Tonight I took the bus-train-cab way home because I got off from work at sunset and the weather was perfect for wellington boots. Shangri-La Plaza Mall has two lanes for cars to drop off their passengers. The nearer to the entrance is for private cars, while the one farther is for taxis and for those that just use the lane to avoid bad traffic brewing somewhere else (in the Philippines, there's always something of that sort brewing somewhere).

The line for the taxis, naturally, faces the farther lane so that as soon as someone gets off, the person waiting in line could get on with no fuss. But because of the time and the weather, the line got really long, and no cab would take any of us. The taxi drivers either rejected passengers or sped past all of those tired feet on the line--a gesture I can't help associating to a freakishly annoying Road Runner that says "neener-neener" instead of the usual "beep-beep."

To make it worse, the traffic officers were allowing the cabs to use the nearer lane and take as passengers people who never even bothered to line up! It was so frustrating to watch people taking cabs on the other lane from a spot in a line that was made specially for the purpose of making hailing cabs much easier. I would have walked away had it not been dark and rainy.

The woman ahead of me voiced out her complaint to one of the traffic guards, which let us air out our frustrations too. But the guy just brushed it off. So much for constructive criticism.

Tuesday, May 6, 2008

Baby loves Mommies!

Baby Magazine is now available in stores all over the Philippines! On the cover is the adorable Claudia Sofia Bozgan, taken by Ralph Alejandrino. From now on I'll be posting updates when ever Baby Magazine comes out--it's work we're all proud of here at Marathon Publishing.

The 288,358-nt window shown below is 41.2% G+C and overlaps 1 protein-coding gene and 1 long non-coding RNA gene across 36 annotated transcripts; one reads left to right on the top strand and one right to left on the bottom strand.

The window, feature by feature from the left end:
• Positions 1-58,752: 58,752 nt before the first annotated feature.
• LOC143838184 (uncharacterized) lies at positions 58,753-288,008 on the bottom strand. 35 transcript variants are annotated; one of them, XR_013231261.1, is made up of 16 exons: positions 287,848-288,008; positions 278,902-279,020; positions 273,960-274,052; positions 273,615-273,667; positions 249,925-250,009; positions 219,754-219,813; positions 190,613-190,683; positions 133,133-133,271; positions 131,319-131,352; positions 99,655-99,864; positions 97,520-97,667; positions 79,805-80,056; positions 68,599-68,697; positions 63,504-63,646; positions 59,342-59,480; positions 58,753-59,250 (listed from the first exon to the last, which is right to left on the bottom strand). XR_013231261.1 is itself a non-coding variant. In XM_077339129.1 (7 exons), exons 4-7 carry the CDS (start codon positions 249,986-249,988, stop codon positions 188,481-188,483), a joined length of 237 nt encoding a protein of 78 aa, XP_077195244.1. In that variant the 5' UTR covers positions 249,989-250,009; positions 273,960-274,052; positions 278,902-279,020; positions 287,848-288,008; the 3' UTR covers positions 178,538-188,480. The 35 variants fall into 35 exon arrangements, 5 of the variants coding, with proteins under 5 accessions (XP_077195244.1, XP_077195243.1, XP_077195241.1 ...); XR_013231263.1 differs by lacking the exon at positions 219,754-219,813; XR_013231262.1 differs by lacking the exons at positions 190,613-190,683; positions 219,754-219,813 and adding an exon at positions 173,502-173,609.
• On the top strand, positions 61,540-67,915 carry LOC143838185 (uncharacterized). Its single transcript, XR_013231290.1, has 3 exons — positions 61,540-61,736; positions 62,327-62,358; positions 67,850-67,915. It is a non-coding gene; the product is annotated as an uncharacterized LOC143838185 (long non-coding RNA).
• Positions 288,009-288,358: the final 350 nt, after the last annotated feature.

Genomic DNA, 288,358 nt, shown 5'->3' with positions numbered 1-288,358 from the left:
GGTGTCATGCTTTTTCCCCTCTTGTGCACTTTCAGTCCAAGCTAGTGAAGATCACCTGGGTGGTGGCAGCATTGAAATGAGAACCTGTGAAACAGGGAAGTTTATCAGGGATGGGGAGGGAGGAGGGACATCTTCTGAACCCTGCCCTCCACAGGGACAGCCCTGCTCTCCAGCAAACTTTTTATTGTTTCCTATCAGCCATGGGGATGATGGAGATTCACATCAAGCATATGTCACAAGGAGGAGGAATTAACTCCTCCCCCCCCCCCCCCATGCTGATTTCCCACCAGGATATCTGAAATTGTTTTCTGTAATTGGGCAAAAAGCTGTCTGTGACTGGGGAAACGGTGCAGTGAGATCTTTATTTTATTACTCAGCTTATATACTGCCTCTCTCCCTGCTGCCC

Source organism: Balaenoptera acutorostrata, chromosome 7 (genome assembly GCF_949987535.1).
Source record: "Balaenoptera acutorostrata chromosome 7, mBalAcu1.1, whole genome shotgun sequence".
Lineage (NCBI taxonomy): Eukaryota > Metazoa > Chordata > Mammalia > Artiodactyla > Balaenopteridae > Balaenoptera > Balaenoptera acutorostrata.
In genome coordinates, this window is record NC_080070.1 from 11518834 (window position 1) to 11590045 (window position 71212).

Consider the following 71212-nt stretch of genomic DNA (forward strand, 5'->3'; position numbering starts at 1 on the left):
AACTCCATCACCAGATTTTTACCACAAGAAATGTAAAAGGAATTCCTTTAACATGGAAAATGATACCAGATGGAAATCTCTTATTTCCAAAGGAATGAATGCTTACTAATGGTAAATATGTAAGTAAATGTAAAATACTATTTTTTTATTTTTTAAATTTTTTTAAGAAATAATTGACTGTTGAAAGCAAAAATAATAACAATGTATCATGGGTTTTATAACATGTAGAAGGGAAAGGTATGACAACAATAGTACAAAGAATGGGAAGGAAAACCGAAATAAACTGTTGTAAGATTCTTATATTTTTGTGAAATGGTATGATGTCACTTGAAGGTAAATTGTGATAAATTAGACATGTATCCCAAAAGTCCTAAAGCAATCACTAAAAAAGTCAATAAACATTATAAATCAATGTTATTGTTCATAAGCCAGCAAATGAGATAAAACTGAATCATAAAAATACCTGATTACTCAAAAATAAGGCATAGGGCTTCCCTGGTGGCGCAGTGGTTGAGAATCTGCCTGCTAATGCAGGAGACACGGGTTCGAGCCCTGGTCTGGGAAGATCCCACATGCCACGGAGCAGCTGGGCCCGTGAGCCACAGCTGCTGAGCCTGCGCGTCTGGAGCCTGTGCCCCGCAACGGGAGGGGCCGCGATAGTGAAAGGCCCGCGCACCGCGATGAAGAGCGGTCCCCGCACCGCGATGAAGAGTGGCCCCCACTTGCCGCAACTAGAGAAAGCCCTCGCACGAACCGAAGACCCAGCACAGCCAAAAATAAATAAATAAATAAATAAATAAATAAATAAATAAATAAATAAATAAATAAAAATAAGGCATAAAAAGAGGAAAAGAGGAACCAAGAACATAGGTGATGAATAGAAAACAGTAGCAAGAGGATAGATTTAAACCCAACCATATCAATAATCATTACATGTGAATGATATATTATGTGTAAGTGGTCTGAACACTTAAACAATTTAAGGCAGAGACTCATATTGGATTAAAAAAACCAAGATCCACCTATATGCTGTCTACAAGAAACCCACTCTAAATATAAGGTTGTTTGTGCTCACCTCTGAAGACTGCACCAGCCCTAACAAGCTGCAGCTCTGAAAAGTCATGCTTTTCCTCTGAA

For the month of May, we are featuring mom-preneurs, moms who have chosen to be their own boss--and with good results too!--proving that with creative juice, hard work, and clear priorities, moms can make more time for their family.

We also have the Mother's Day Promo so that moms can share their parenting tips and ideas and win great prizes too!

Baby Magazine is available in National Bookstore, SM Baby & Co., Havin' a Baby, and Procreation. Go here to read some more about our May issue. Enjoy!

Friday, May 2, 2008

When you care enough to hit send

Discovered this quirky and artsy e-card site called Someecards through (of all sources) the Twitter Newsletter. It mixes vintage illustration with funny one liners. And in true greeting card fashion, it has cards for every occasion and every receiver. The one above is for a breakup. Here's one for a birthday:

This one's a Get Well Soon type:

The site's tag line, "When you care enough to hit send" sums up quite adequately how times have changed. So many things are just a click away, that reaching out is so easy...the drawback is that the meaning of the greetings we send have diminished a little too. How much more meaningful is a phone call than a text message? And why hasn't anyone realized that breaking up through SMS, IMs and email is not the way to go?

E-cards are made for the fast-paced and impersonal life. If you want to let somebody know you're available for a little chat, by all means send an e-card or an email. But the chat itself should be eye to eye--that way, you learn more about your friends, your family, and the other people whose company you'd really like to keep.